Christmas was a lot different in Canal Winchester 80 years ago, said two of the village's older natives.

Christmas was a lot different in Canal Winchester 80 years ago, said two of the village's older natives.

"It wasn't a big deal like it is now," said 81-year-old resident Reno Robinett. "You didn't have anything to make it big."

Growing up in the 1930s, Robinett and Damon Shaw said they were lucky even to get Christmas gifts.

"It's like it's getting now," said Shaw, 85. "People are poor."

He paused for a moment and said, "We weren't real poor."

"Well, you was," Robinett added. "You just didn't know it; everybody was poor."

Shaw agreed. He said he remembers eating dandelion greens and fried potatoes. If he were lucky, he said, his mother would catch a "scrawny chicken" and cook it for Christmas dinner.

Robinett said he might have been fortunate enough to have an extra dessert on Christmas.

Nevertheless, the two said, by the 1940s things were looking up.

"In the 1940s, we was getting rich," Robinett said. "We had a dollar somewhere along the lines."

By that time, the two were from graduating high school, Shaw in 1941 and Robinett in 1945. The two said they went to school in the building that is now called the Canal Winchester Education Center at 100 Washington St. It was built in 1861.

"I can remember just like it was yesterday," Robinett said of his elementary school days. "I was the 23rd person who could count to 100 (in the class)."

Shaw said in those days, there at least 50 students per teacher. The teachers had different methods of discipline at their disposal as well.

Robinett recounted an occasion where an educator knocked a snoozing student out of his chair during class. The student thought twice before dozing in class again, he said.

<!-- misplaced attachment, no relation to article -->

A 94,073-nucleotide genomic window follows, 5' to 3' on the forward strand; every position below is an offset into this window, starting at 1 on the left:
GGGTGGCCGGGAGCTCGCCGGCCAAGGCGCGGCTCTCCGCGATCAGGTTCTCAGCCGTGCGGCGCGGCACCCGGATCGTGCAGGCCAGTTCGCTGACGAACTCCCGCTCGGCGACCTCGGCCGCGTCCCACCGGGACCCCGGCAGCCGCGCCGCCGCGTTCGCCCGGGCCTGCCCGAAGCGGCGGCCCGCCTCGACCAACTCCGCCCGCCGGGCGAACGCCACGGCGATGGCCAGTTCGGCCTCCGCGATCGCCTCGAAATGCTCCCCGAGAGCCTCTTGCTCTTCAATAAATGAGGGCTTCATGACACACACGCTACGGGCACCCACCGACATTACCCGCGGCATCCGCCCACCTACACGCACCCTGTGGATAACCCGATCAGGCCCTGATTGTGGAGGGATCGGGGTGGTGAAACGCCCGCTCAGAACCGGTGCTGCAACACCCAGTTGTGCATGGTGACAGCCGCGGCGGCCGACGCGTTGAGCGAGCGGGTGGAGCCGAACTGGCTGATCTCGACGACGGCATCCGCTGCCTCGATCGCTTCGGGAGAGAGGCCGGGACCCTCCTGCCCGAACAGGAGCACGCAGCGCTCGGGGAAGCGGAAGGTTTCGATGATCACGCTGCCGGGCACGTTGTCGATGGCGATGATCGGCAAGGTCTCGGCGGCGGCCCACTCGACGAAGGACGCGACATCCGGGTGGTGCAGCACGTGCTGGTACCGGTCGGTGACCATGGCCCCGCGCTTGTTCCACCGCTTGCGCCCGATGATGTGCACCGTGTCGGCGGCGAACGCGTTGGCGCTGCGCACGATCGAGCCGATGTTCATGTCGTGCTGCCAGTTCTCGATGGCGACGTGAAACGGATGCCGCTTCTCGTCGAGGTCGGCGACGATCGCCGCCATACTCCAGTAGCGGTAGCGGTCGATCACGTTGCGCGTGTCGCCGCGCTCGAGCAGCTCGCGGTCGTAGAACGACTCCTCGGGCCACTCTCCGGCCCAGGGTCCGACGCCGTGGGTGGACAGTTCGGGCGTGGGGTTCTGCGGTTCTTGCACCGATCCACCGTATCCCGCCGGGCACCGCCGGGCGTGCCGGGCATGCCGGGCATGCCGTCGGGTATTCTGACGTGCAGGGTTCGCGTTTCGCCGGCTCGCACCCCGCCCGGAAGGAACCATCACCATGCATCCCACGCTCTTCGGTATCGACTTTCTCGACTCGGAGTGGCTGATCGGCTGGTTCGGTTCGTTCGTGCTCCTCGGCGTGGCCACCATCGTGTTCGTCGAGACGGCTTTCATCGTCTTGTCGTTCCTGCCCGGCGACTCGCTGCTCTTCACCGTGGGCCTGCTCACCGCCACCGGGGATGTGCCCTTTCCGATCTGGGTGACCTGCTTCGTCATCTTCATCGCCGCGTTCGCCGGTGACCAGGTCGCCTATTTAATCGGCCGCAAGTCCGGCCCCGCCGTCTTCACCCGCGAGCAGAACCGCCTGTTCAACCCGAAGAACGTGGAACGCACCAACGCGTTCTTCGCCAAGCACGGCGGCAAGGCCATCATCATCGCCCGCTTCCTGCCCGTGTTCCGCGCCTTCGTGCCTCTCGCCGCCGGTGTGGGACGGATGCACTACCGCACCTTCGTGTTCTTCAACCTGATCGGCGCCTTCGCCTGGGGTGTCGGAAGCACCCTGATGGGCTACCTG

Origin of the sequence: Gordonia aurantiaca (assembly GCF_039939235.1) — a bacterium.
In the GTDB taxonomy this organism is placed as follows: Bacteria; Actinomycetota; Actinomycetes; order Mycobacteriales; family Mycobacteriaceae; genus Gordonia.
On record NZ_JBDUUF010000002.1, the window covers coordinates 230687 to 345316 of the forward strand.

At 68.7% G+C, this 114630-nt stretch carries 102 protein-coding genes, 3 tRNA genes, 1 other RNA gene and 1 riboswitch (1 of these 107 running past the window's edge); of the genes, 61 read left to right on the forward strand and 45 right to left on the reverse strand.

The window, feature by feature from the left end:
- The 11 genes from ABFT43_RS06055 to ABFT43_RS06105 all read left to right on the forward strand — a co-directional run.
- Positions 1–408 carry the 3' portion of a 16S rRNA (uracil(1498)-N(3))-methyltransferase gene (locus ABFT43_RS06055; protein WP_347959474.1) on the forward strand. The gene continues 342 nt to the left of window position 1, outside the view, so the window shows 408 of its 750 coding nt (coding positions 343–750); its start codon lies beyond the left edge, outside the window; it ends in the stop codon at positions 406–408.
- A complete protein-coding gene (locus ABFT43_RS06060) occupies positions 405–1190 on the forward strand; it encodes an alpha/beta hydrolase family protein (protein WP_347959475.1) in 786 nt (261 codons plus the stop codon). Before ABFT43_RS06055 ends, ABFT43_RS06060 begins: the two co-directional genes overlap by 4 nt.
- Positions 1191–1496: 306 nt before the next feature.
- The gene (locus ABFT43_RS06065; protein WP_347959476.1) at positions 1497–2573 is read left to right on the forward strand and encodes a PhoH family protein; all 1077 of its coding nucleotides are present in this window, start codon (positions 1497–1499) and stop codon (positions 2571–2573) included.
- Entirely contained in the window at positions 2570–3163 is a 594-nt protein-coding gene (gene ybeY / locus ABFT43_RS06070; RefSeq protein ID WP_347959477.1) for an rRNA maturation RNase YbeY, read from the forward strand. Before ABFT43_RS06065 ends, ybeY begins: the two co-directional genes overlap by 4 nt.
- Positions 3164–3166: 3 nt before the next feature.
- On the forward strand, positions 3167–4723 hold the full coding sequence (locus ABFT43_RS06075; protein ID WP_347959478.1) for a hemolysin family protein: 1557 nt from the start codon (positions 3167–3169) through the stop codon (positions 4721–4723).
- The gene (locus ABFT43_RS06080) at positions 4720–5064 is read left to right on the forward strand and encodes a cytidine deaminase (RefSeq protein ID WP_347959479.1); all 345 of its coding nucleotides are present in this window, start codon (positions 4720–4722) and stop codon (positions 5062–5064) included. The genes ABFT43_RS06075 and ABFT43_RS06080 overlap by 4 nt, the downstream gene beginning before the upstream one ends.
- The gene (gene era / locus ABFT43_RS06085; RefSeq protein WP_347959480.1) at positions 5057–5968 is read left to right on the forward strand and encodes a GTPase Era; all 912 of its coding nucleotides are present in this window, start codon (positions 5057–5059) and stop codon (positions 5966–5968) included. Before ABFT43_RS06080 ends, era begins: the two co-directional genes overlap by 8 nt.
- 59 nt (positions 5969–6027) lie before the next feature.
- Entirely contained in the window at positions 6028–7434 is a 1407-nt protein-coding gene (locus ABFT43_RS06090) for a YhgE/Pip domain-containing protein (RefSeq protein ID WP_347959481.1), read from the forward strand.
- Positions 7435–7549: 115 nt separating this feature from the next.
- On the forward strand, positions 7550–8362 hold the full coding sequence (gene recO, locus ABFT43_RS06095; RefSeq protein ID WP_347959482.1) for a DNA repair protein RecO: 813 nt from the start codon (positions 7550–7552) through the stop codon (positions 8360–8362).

Shortly after high school, Robinett and Shaw both joined the volunteer fire team in the village.

"We got a dollar a year and had to give it back by the end of the year," Robinett said.

He said he dressed as Santa one year and rode around the village on the fire truck to hand out candy to all the children.

"Yeah, we covered every street. 'Course the town wasn't that big then," he said. "It'd be so cold you couldn't hardly breathe."

Shaw said he remembers a time when village streets were made of dirt and when there were more horses in town than automobiles.

He recalled that most houses were heated by coal furnaces or stoves while he was growing up. He said his parents would make him clean out the soot from the furnace and drag it outside. He said it seemed like the snow was piled higher back then, mostly because there weren't mechanized snowplows to move the snow as it fell.

Robinett said he remembered one villager would pull children on their sleds behind a horse-drawn sleigh when there was a good snow.

The two locals said the economic recession of today is not at all like the era of the Great Depression and the world wars.

"I think in general, Canal Winchester is in really good shape," Robinett said. "In this time and period, with the economic conditions, (development) will happen, but not very quickly."

"It's going to be like a snail creeping a little bit at a time," Shaw said.

"Yes, sir, Canal Winchester has certainly changed," Robinett said.